How to Generate Innovative Ideas
What’s the difference between inventors Leonardo Da Vinci and Thomas Edison?
Da Vinci created. Thomas Edison innovated. Edison (and his team) methodically processed hundreds or thousands of options for filament materials until they arrived at the best result. They prototyped, tested, revisited, and revised.
(Flickr Photo by Sam the sham)
Innovation isn’t luck. It’s a process. Even when the figurative light bulb pops on, the idea needs nurturing and development before it can be carried out.
The Ground Rules of Innovation
- Generate ideas first, evaluate ideas later.
- There are no bad ideas. The worst ideas are often stepping stones to good ideas.
- Nobody owns an idea. Evaluate ideas on their merit, not based on who came up with them.
- Be inclusive.
- Maintain the team.
The Right Team
Who can be innovative? Everyone. Creativity can come from the most unlikely people, given the environment and framework. It’s better to be inclusive. Innovation requires different thinking, and an approach from the outside is a great way to help spur a change of perspective.
More importantly, the team needs to work well together. If team members don’t value each others’ ideas, refuse to contribute, or overpower the other members, remove them. Get the right people on your team, and get rid of the wrong ones.
The Process of Innovation
A process can draw innovative thinking out of the furthest corners of our minds. It’s an iterative process: one idea builds on the last.
Step 1: Start with Something
Take something familiar and start there. What could you do to change it? What would make it better? What might improve on it? It’s really hard to start from scratch. A blank canvas is creation; innovation is about incremental improvement. A starting point gives you something to react to, to build upon.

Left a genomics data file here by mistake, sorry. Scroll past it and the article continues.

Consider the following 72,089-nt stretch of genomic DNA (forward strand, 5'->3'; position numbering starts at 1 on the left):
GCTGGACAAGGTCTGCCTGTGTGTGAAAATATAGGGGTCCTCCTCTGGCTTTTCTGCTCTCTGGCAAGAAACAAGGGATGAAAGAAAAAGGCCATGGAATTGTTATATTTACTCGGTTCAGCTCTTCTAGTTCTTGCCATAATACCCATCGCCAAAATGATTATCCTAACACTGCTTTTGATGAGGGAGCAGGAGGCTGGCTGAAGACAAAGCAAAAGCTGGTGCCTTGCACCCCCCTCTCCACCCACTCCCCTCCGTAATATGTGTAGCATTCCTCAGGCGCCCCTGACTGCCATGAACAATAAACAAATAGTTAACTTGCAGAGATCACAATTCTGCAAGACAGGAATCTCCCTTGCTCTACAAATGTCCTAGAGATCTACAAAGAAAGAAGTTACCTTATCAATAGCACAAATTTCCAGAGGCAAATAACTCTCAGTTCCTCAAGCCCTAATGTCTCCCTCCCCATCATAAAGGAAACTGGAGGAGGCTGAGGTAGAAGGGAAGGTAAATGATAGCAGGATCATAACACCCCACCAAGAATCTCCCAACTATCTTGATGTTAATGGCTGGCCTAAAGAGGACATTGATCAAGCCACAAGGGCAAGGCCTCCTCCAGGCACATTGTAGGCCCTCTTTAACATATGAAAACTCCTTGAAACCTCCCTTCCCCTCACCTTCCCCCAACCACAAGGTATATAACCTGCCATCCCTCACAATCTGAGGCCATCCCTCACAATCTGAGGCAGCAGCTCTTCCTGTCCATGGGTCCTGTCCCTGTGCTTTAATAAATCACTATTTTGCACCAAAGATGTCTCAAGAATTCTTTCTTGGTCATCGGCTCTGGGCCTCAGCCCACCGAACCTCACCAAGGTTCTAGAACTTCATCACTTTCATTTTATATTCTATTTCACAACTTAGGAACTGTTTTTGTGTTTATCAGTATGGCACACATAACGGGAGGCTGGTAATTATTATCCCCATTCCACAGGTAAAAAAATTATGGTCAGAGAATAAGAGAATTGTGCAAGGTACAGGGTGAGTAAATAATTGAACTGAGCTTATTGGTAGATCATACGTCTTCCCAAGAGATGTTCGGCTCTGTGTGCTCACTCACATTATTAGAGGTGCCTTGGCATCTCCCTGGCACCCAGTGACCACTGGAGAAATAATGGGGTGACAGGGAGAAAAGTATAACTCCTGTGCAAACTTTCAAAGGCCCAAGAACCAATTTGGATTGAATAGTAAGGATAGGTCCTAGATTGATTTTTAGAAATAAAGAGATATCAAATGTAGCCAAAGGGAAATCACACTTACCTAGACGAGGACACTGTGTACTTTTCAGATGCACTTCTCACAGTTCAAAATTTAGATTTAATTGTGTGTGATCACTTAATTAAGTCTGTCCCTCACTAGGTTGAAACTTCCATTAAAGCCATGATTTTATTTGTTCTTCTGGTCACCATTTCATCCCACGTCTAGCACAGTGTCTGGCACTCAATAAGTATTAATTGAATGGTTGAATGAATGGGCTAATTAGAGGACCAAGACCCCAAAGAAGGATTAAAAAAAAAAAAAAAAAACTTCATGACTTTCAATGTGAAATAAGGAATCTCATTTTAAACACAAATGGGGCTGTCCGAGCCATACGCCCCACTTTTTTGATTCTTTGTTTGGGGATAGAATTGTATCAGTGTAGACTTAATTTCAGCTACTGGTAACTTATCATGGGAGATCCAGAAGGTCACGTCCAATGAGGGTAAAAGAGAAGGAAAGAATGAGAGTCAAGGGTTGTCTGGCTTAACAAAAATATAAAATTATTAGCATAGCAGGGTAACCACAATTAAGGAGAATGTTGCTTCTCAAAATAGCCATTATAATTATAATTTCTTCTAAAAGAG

Let’s imagine we’re starting with a simple square. Changing a square is easy – add some colors, change the width of the lines, etc.
Step 2: What are the factors?
Identify the individual factors that make up your starting point. List them all out.
- A square has four sides
- Connected at 90 degree angles
- The sides are all equal in length
- The inside of the square can be filled with color
- The square can be rotated to any angle
Get as detailed as possible. Don’t take anything for granted, such as the fact that a square is two-dimensional.
Step 3: What factors could you change?
Go through your list of factors and ask how you might change them. How would it affect the square? Could you combine these changes?
Obviously, we could switch up the colors and lines, as we figured above. But we could also change the length of the sides (a rectangle), angles (a parallelogram or trapezoid), or replace the colors with a texture or anything you like. Let’s add another side (a pentagon).
Step 4: Go nuts
What about the off-the-wall ideas? Here’s your blank slate. You’ve already identified incremental improvements, but you’re not limited to small changes anymore. What huge changes or new ideas could you try?
So forget about our square. Let’s throw a bunch of sides in there, and make it three-dimensional. Let’s add gradients and make it bigger. A little big of texture… And voila: dodecahedron!
Application: The Real World
It’s important to apply this process within the real world. Combine your idea generation with research, customer input, and testing. Prototype, apply, revisit, and revise. Edison’s team would revisit their experiments and tests once they acquired new information.
Much of this post is borne out of a fantastic seminar put on by Linkage. I’ve spent a month kicking these ideas around and letting them settle before trying to share them.